I have always been a fan of painted wood floors. The right paint job on a floor can give a room so much personality, as well as a fresh new look - without spending a great deal of money. Whether you are interested in creating a pattern on the floor, adding a pop of color, or going with a lighter neutral, a painted floor can be a wonderful way to change up the look of your space.

The following article from the Associated Press provides food for thought about how to go about painting a hardwood floor.

Painting the hardwood: A creative Solution for Worn Floors

by Melissa Rayworth, Associated Press

(Photo: Karina Kaliwoda/Houzz.com/AP Photo)

 

Worn and faded hardwood floors can drag down the look of a room. But having scuffed floors sanded down and re-stained can be expensive and messy.

One alternative that's gaining popularity: painting older hardwood floors. You can add solid color, stripes, or any imaginable stenciled or hand-drawn patterns to a floor.

There's actually a long tradition of painted wooden floors in American homes, says Tom Silva, general contractor on the long-running PBS television series "This Old House." One hundred years ago, paint was considered a practical way to protect floors and add some beauty in the process.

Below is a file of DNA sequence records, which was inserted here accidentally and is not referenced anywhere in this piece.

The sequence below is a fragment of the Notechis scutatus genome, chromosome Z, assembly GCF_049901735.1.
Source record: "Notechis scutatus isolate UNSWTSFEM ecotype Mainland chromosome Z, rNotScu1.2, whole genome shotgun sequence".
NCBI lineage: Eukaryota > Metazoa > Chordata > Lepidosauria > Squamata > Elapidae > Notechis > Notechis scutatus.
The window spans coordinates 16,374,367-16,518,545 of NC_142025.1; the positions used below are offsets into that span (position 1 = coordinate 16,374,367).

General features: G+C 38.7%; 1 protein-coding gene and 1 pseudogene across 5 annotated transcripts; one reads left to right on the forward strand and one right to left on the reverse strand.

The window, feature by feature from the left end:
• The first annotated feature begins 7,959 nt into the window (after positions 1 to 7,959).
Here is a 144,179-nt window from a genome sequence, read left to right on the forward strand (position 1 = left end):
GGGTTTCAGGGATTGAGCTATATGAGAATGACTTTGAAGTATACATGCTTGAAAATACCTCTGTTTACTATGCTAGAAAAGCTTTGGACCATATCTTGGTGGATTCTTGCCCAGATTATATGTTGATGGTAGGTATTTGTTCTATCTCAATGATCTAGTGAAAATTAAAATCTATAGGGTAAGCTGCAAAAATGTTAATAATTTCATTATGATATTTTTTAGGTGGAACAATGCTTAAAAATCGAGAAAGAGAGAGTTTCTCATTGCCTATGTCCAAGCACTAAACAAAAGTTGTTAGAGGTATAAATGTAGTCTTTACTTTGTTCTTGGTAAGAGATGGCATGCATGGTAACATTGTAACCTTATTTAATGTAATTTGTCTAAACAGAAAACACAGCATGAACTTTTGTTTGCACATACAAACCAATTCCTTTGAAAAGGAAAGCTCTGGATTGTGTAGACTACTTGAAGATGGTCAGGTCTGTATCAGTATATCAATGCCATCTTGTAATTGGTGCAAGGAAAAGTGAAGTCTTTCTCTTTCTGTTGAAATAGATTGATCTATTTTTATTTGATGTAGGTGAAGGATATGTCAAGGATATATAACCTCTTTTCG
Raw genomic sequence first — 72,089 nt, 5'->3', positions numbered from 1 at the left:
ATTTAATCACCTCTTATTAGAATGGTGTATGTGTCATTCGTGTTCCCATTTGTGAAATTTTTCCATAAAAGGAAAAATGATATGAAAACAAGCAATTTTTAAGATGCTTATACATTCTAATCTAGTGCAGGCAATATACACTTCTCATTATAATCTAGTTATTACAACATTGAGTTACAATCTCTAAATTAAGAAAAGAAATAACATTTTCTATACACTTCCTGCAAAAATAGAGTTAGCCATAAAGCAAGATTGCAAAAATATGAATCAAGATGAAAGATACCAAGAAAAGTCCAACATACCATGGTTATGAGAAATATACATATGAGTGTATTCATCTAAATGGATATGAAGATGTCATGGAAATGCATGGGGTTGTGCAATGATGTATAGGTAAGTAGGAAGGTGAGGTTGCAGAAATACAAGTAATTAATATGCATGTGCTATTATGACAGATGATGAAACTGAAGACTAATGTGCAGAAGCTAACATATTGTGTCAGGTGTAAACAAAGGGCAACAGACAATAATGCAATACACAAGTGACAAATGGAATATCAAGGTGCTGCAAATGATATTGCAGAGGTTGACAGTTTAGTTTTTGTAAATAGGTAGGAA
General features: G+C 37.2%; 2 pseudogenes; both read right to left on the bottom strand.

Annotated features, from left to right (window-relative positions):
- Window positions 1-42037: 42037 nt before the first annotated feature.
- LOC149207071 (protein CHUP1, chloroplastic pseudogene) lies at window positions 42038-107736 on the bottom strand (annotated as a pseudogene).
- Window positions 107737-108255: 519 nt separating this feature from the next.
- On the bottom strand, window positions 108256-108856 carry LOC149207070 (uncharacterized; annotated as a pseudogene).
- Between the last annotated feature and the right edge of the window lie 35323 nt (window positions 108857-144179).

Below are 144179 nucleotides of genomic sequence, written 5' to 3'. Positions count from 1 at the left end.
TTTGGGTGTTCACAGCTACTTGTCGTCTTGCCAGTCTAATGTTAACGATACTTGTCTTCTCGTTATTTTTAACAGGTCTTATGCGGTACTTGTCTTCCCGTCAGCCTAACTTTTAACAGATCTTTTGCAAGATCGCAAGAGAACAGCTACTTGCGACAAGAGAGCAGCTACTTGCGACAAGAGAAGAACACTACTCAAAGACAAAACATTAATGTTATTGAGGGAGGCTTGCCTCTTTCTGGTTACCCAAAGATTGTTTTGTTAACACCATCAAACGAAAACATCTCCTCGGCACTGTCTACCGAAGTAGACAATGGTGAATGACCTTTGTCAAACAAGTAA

In a survey done this month of more than 1,200 users on the home-improvement website Houzz.com, 15 percent said they're ready to make the leap to painting while 85 percent were still more comfortable with stained wood floors. But Houzz editor Sheila Schmitz says some of the site's members who have embraced painted floors have done so with real creativity.

"We've seen homeowners reinvent their floors with glossy white paint, oversize stripes, checkerboards with alternating natural and painted finishes, and even more fanciful shapes," Schmitz says.

It's a DIY project that requires effort but little experience.

So how do you do it, and what are some of the boldest, most interesting approaches you can take?

___

Prep smart

Fans of painted floors point out that the process is less labor-intensive than staining because you don't have to sand away every old scratch or stain. But that doesn't mean you can skip the step of prepping your floors.

Clean the floor well, says Silva, then scuff it with sandpaper just enough to create a slightly rough surface. That prep work is the key to making sure the first layer of paint or primer will adhere. Primer isn't required if the floor already has some finish on it. But putting down a few thin, clear coats of primer can make it easier if you decide years from now to remove the paint.